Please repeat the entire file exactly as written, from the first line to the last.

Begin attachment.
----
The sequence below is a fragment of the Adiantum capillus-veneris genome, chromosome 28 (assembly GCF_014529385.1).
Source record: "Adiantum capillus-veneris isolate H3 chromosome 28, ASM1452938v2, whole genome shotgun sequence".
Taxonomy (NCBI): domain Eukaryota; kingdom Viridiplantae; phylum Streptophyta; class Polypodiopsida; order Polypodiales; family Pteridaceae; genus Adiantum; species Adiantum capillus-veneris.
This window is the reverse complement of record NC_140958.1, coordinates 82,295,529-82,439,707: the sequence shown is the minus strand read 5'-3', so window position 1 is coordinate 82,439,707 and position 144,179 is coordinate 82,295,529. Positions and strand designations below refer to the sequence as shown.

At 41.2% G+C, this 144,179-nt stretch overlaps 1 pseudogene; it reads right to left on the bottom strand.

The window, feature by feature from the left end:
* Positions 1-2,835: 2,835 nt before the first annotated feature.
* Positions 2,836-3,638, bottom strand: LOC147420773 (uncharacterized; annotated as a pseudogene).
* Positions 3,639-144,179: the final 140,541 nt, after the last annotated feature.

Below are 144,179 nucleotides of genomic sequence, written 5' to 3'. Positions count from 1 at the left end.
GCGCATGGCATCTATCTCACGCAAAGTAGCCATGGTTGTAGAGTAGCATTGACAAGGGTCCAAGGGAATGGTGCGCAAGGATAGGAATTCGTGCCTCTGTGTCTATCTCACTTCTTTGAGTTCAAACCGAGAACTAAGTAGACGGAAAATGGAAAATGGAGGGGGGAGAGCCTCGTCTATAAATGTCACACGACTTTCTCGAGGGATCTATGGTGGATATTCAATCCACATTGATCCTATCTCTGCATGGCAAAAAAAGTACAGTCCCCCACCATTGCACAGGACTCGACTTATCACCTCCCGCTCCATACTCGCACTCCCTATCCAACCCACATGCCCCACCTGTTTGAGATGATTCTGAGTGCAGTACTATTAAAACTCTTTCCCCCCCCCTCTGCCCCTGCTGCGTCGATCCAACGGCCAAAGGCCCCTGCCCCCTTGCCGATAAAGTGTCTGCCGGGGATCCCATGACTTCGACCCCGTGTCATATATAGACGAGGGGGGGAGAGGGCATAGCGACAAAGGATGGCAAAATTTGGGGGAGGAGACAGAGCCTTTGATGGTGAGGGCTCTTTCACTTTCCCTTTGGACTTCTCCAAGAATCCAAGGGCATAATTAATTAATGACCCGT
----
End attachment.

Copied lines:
The sequence below is a fragment of the Adiantum capillus-veneris genome, chromosome 28 (assembly GCF_014529385.1).
Source record: "Adiantum capillus-veneris isolate H3 chromosome 28, ASM1452938v2, whole genome shotgun sequence".
Taxonomy (NCBI): domain Eukaryota; kingdom Viridiplantae; phylum Streptophyta; class Polypodiopsida; order Polypodiales; family Pteridaceae; genus Adiantum; species Adiantum capillus-veneris.
This window is the reverse complement of record NC_140958.1, coordinates 82,295,529-82,439,707: the sequence shown is the minus strand read 5'-3', so window position 1 is coordinate 82,439,707 and position 144,179 is coordinate 82,295,529. Positions and strand designations below refer to the sequence as shown.

At 41.2% G+C, this 144,179-nt stretch overlaps 1 pseudogene; it reads right to left on the bottom strand.

The window, feature by feature from the left end:
* Positions 1-2,835: 2,835 nt before the first annotated feature.
* Positions 2,836-3,638, bottom strand: LOC147420773 (uncharacterized; annotated as a pseudogene).
* Positions 3,639-144,179: the final 140,541 nt, after the last annotated feature.

Below are 144,179 nucleotides of genomic sequence, written 5' to 3'. Positions count from 1 at the left end.
GCGCATGGCATCTATCTCACGCAAAGTAGCCATGGTTGTAGAGTAGCATTGACAAGGGTCCAAGGGAATGGTGCGCAAGGATAGGAATTCGTGCCTCTGTGTCTATCTCACTTCTTTGAGTTCAAACCGAGAACTAAGTAGACGGAAAATGGAAAATGGAGGGGGGAGAGCCTCGTCTATAAATGTCACACGACTTTCTCGAGGGATCTATGGTGGATATTCAATCCACATTGATCCTATCTCTGCATGGCAAAAAAAGTACAGTCCCCCACCATTGCACAGGACTCGACTTATCACCTCCCGCTCCATACTCGCACTCCCTATCCAACCCACATGCCCCACCTGTTTGAGATGATTCTGAGTGCAGTACTATTAAAACTCTTTCCCCCCCCCTCTGCCCCTGCTGCGTCGATCCAACGGCCAAAGGCCCCTGCCCCCTTGCCGATAAAGTGTCTGCCGGGGATCCCATGACTTCGACCCCGTGTCATATATAGACGAGGGGGGGAGAGGGCATAGCGACAAAGGATGGCAAAATTTGGGGGAGGAGACAGAGCCTTTGATGGTGAGGGCTCTTTCACTTTCCCTTTGGACTTCTCCAAGAATCCAAGGGCATAATTAATTAATGACCCGT